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Topic: Culture & Communities     Department: Letters

Green on brown

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Your recent article regarding renewable energy on brownfields is accurate and well-timed (HCN, 6/7/10). This idea makes sense for developers and site owners like mining companies, but the advantages for land conservation deserve to be more fleshed out. Siting large renewable energy projects on disturbed areas eases the pressure to develop pristine public lands such as the California desert and the high plains of Wyoming. These places not only have great scenic values, but provide air and water filtration and precious wildlife habitat. Currently there are a handful of federal efforts under way to promote the use of brownfields for renewables, such as the Cleanfields Act of 2010, which would incentivize utilities to look to these sites. With Secretary Salazar's stated goal of 9,000 megawatts of renewable energy on the public lands permitted by the end of 2011, it is more important than ever that community leaders, conservationists, renewable energy advocates and brownfield redevelopers work together to find ways to reward utilities for choosing these places for renewable energy development.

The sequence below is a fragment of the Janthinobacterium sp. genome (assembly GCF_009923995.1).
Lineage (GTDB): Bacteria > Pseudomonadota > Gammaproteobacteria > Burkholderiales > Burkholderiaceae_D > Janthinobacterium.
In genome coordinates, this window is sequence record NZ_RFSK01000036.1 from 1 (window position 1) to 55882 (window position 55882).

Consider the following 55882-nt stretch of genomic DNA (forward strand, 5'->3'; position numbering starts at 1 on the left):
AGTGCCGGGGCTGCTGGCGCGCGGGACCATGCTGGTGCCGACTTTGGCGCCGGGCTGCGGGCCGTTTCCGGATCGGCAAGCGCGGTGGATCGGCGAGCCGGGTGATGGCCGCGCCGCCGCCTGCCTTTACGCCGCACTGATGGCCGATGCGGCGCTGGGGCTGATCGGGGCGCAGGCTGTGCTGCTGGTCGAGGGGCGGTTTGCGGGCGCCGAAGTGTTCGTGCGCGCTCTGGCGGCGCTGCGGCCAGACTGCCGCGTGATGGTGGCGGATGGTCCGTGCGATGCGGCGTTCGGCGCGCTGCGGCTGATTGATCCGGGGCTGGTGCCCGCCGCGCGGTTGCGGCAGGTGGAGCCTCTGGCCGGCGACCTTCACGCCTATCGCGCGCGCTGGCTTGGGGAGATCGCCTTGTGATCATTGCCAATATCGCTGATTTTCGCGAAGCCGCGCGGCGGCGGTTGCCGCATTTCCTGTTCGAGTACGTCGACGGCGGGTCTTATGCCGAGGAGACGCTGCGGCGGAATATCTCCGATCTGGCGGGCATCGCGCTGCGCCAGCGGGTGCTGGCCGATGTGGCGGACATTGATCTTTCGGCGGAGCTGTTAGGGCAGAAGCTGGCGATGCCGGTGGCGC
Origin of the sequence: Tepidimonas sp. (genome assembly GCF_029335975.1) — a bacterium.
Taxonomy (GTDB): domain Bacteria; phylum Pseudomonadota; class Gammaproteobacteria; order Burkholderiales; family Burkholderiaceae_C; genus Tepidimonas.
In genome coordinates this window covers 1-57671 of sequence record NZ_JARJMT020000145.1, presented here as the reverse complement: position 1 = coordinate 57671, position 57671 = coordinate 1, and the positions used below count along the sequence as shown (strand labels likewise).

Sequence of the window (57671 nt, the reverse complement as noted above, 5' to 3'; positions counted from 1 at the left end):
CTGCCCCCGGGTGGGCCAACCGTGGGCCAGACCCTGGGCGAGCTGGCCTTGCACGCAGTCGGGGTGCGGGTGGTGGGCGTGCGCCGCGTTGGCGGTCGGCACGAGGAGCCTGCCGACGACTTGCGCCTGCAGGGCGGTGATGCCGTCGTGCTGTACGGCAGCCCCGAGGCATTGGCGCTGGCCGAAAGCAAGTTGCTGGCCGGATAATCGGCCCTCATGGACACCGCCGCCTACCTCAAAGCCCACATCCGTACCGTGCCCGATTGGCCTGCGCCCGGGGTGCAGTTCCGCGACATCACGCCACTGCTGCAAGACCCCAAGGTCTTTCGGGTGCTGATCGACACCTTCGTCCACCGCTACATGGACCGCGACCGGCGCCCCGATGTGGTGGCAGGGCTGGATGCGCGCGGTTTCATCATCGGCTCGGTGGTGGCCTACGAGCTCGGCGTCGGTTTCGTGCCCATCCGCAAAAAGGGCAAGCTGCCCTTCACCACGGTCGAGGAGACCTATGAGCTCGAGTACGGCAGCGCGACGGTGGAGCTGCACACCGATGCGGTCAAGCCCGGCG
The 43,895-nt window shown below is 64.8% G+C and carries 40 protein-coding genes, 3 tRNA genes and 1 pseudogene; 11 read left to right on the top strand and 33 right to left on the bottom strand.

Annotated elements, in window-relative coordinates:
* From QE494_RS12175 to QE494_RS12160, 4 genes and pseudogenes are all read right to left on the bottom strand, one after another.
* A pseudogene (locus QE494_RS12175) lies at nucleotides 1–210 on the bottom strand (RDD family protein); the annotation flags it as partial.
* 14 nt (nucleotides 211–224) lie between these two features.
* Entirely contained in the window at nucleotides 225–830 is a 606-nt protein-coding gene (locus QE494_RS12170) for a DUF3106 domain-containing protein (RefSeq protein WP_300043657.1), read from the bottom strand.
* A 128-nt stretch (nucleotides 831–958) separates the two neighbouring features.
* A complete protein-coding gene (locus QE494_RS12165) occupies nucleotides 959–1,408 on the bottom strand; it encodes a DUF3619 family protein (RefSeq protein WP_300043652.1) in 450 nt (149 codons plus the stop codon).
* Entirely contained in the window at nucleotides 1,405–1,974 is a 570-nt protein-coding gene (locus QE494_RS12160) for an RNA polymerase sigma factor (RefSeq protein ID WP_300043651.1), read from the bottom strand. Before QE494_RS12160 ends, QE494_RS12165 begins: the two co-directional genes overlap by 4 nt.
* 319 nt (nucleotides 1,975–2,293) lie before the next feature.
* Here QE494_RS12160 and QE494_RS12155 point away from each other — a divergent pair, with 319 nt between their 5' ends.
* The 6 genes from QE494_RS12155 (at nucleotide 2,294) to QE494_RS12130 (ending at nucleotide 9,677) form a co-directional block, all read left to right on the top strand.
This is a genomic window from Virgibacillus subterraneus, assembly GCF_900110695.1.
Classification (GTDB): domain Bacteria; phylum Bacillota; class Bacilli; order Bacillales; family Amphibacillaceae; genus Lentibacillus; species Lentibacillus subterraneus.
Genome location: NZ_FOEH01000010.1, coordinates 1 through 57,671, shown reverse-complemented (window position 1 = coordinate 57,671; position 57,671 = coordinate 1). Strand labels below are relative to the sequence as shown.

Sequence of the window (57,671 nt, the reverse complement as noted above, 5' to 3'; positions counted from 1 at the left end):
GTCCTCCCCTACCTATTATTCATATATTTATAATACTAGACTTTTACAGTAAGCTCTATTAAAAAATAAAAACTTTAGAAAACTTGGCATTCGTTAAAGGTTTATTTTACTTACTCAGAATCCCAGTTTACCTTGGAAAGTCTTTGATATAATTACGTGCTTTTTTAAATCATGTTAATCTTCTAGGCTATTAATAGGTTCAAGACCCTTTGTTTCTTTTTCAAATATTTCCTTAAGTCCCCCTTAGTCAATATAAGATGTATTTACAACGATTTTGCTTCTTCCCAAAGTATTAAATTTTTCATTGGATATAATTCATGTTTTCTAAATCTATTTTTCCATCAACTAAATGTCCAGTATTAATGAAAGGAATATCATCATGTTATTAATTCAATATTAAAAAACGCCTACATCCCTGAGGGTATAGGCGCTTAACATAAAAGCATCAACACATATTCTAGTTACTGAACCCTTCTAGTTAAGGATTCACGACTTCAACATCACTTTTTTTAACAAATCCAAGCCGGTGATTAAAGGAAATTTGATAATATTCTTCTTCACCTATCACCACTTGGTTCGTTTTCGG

Alex Daue
Renewable Energy Coordinator
The Wilderness Society,
BLM Action Center
Denver, Colorado

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